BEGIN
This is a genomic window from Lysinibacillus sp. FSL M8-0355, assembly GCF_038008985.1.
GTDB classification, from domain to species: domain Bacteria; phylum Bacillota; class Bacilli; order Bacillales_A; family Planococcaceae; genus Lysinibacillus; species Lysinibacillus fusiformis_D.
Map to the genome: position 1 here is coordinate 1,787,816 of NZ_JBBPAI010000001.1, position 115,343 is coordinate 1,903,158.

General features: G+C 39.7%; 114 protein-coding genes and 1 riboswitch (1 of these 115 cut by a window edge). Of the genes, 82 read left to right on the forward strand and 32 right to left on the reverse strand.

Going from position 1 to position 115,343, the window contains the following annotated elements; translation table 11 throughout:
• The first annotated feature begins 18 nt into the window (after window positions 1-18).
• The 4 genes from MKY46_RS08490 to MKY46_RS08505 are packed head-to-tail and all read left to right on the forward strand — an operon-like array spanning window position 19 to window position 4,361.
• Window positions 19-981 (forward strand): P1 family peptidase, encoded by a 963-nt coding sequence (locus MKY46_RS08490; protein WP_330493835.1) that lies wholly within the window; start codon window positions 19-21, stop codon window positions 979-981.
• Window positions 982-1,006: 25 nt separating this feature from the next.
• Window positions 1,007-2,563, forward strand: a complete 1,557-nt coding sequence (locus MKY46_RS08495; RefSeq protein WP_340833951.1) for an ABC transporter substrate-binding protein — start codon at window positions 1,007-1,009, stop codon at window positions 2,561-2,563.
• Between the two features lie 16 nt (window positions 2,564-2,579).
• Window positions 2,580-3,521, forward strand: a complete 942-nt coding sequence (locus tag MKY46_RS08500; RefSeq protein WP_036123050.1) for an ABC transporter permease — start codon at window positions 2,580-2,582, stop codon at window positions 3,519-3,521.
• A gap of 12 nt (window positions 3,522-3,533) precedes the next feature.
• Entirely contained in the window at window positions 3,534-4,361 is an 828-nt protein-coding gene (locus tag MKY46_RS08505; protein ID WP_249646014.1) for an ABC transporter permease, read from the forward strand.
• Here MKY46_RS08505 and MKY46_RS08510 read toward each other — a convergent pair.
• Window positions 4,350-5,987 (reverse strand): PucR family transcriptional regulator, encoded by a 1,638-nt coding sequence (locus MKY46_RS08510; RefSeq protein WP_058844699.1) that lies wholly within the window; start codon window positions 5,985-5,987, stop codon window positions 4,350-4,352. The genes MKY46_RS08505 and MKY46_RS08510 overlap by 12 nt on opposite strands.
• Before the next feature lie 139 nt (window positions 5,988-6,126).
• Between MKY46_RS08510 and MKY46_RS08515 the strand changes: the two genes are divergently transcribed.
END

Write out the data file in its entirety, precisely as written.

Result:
This is a genomic window from Lysinibacillus sp. FSL M8-0355, assembly GCF_038008985.1.
GTDB classification, from domain to species: domain Bacteria; phylum Bacillota; class Bacilli; order Bacillales_A; family Planococcaceae; genus Lysinibacillus; species Lysinibacillus fusiformis_D.
Map to the genome: position 1 here is coordinate 1,787,816 of NZ_JBBPAI010000001.1, position 115,343 is coordinate 1,903,158.

General features: G+C 39.7%; 114 protein-coding genes and 1 riboswitch (1 of these 115 cut by a window edge). Of the genes, 82 read left to right on the forward strand and 32 right to left on the reverse strand.

Going from position 1 to position 115,343, the window contains the following annotated elements; translation table 11 throughout:
• The first annotated feature begins 18 nt into the window (after window positions 1-18).
• The 4 genes from MKY46_RS08490 to MKY46_RS08505 are packed head-to-tail and all read left to right on the forward strand — an operon-like array spanning window position 19 to window position 4,361.
• Window positions 19-981 (forward strand): P1 family peptidase, encoded by a 963-nt coding sequence (locus MKY46_RS08490; protein WP_330493835.1) that lies wholly within the window; start codon window positions 19-21, stop codon window positions 979-981.
• Window positions 982-1,006: 25 nt separating this feature from the next.
• Window positions 1,007-2,563, forward strand: a complete 1,557-nt coding sequence (locus MKY46_RS08495; RefSeq protein WP_340833951.1) for an ABC transporter substrate-binding protein — start codon at window positions 1,007-1,009, stop codon at window positions 2,561-2,563.
• Between the two features lie 16 nt (window positions 2,564-2,579).
• Window positions 2,580-3,521, forward strand: a complete 942-nt coding sequence (locus tag MKY46_RS08500; RefSeq protein WP_036123050.1) for an ABC transporter permease — start codon at window positions 2,580-2,582, stop codon at window positions 3,519-3,521.
• A gap of 12 nt (window positions 3,522-3,533) precedes the next feature.
• Entirely contained in the window at window positions 3,534-4,361 is an 828-nt protein-coding gene (locus tag MKY46_RS08505; protein ID WP_249646014.1) for an ABC transporter permease, read from the forward strand.
• Here MKY46_RS08505 and MKY46_RS08510 read toward each other — a convergent pair.
• Window positions 4,350-5,987 (reverse strand): PucR family transcriptional regulator, encoded by a 1,638-nt coding sequence (locus MKY46_RS08510; RefSeq protein WP_058844699.1) that lies wholly within the window; start codon window positions 5,985-5,987, stop codon window positions 4,350-4,352. The genes MKY46_RS08505 and MKY46_RS08510 overlap by 12 nt on opposite strands.
• Before the next feature lie 139 nt (window positions 5,988-6,126).
• Between MKY46_RS08510 and MKY46_RS08515 the strand changes: the two genes are divergently transcribed.